That is an excellent book , I go back and read parts over again all the time. If I'm not out cutting wood I am usually reading about it. I guess I didn't look real close who else was involved in the writing of the book. Your Dad is living my dream. I can't get my wife to move anywhere that I could afford to have my own good size woodlot so for now I just work on other people's. At $275,000 an acre where I live, even if it was fully stocked with Birdseye maple it still wouldn't be worth it. So I will continue working on other peoples wood lots!

    You need to publish the NL more often than once a month, I read the whole thing the day it arrives then spend the next month reading it over and over.

    I can relate to your article this month as I mainly do improvement cuts.

    Craig
  15. Roospike

    Roospike New Member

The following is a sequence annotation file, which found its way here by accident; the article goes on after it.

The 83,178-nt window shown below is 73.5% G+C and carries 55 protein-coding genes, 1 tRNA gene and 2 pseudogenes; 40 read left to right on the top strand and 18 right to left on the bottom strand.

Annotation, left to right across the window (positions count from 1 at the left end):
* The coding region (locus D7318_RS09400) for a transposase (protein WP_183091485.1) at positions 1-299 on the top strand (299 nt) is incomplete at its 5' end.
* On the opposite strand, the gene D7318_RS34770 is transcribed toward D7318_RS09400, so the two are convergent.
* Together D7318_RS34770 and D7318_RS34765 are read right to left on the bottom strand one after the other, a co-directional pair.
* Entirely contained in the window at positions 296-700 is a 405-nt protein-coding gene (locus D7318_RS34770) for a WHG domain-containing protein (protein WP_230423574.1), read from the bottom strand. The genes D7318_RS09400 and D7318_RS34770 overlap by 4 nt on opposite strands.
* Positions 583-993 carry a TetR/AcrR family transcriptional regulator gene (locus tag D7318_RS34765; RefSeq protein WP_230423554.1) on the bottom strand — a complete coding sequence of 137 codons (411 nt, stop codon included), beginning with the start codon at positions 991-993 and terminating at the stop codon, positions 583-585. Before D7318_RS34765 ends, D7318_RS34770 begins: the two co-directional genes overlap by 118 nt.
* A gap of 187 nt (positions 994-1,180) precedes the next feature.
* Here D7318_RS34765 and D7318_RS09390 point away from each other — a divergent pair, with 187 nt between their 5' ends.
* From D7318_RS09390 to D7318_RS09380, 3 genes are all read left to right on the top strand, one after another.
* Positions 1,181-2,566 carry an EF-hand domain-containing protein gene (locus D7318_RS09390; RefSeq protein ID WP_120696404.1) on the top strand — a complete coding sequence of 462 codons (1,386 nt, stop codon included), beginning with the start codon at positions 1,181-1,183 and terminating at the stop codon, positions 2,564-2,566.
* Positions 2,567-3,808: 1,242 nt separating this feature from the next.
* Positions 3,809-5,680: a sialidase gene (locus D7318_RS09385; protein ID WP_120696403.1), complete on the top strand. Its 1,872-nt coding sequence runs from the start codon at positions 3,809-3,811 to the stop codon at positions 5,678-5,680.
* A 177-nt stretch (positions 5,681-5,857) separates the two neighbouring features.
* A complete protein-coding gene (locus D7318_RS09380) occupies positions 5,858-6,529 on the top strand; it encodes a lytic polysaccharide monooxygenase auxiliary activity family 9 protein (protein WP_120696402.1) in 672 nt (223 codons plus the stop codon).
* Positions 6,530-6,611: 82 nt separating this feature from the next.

Joined:
    Nov 19, 2005
    Messages:
    2,859
    Loc:
    Eastern Nebraska
    I'm not so sure about a 372xp and a 16" bar and i'll tell ya why. Running a 18" bar on my 346XP and an 18" bar on my 372XP the 372XP is a lot heaver but dont cut any faster in 16" wood. The 372xp turns at 13500 RPM and the 346xp turns at 14700 rpm. Your just haulling extra weight with a 372xp and a 16" bar. Now where the bigger chainsaw will shine is with the bigger bar. Throw a 24" , 28" or a 32" and you are just as well to leave the 346xp in the truck because its out of its league. to me a 372xp with a 16" bar is like a F250 truck with 13" car tires. You also mentioned your ms460 with a 20" bar ? You must not cut over 20 or so " logs ? or are you cutting both sides to make 1 cut ? .......... not coming down on what you use or what you say , just flapping about preferences.